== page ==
A productive tension emerges from this dialogue between memoirist and biographical subject, especially in moments when the reader wonders whose life is really the focus. This tension is particularly interesting in the chapters on Margaret Anderson and Jean Rhys, where Crispin’s biographical subjects refuse to conform to script. Anderson was the fearless editor of the Little Review, the journal that dared publish the first 13 chapters of James Joyce’s Ulysses and was put on trial for doing so. A Midwestern outsider whose magazine changed the face of modernist publishing, Anderson is clearly a hero figure for Crispin, so much so that at one point Crispin admits, “I have lost track of whether I am writing about Margaret Anderson or about myself.” The complexity of the biographical memoir arises from this transference; Crispin wants to write about Anderson’s escape from Chicago, which mirrors her own escape from Chicago. She then resists actually writing about Anderson in the south of France (her supposed focus), where Anderson studied with spiritualist George Gurdjieff and where she lived out the second half of her life. There’s nothing there for Crispin to identify with. Sometimes biography teaches us more about the biographer than her ostensible subject.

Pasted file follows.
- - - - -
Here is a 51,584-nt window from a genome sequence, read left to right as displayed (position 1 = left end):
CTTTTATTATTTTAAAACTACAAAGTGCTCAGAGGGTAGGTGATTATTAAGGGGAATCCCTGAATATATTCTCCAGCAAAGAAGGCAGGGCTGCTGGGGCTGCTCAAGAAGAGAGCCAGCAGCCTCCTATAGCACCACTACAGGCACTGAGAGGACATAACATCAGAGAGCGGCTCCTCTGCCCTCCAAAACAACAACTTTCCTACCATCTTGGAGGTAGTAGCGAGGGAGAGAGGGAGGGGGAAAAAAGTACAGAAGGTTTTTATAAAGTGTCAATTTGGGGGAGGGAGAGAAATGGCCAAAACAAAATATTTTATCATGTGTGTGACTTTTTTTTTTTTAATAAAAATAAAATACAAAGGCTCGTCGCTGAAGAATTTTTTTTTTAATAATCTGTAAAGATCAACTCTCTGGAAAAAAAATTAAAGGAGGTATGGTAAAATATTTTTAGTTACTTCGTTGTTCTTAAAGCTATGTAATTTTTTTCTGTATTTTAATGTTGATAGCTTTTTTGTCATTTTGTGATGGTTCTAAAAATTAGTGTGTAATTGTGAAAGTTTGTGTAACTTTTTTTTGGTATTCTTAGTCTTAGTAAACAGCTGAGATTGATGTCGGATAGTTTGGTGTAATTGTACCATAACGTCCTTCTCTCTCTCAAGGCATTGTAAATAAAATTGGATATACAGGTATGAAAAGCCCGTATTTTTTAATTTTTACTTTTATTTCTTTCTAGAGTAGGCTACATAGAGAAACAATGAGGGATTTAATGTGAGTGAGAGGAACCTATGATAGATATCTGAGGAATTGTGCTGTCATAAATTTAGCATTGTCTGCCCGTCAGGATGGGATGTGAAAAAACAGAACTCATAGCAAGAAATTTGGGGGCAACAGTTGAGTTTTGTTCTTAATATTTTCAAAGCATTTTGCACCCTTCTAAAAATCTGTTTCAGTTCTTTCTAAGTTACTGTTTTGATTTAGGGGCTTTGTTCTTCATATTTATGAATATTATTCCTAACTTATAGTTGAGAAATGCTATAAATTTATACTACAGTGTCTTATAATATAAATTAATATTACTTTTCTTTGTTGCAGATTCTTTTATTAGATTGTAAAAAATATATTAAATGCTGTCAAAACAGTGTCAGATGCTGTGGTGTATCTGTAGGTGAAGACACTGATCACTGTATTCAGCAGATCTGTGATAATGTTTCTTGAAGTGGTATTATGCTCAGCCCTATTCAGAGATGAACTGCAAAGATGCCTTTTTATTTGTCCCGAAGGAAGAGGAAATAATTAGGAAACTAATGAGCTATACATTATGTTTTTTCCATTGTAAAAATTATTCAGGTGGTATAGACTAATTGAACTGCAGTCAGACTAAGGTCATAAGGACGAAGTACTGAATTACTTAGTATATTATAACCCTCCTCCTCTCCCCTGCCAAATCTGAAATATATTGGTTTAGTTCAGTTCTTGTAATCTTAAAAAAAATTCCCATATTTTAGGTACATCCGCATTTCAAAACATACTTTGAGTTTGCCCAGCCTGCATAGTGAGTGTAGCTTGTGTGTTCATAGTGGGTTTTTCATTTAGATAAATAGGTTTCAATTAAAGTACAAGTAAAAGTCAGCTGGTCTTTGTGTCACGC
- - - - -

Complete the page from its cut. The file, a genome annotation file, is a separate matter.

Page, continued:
How you feel about the presence of transference between a biographer and her subject will determine how much patience you have for this genre. I loved Crispin’s chapter on Jean Rhys precisely because of how much Rhys irritates Crispin. Crispin hates Rhys’s learned helplessness, her dependence on men, and her “lost girl” winsomeness, even as she loves Rhys’s fiction. And Crispin makes the excellent point that while Rhys’s novels portray women as victims, she could as easily have written about her own sense of entitlement as the daughter of British colonialists in the Caribbean. Part of the pleasure of reading a memoir/biography like Crispin’s is in arguing with the writer; I think Rhys’s representation of aggrieved female passivity is angry, not helpless, and that her anger stems from her complex social status. Nonetheless, Crispin is a delight to argue with, because Dead Ladies preserves the raw, ragged edges of a writer’s mind in search of answers. Also admirable is how Crispin makes her journey in search of kinship and community among the dead feel so very necessary. In the end, learning how other women and men decided to live helps Crispin decide that suicide is a failure of imagination. “Here is something else you could do,” Crispin’s ladies tell her; here is some other way to live.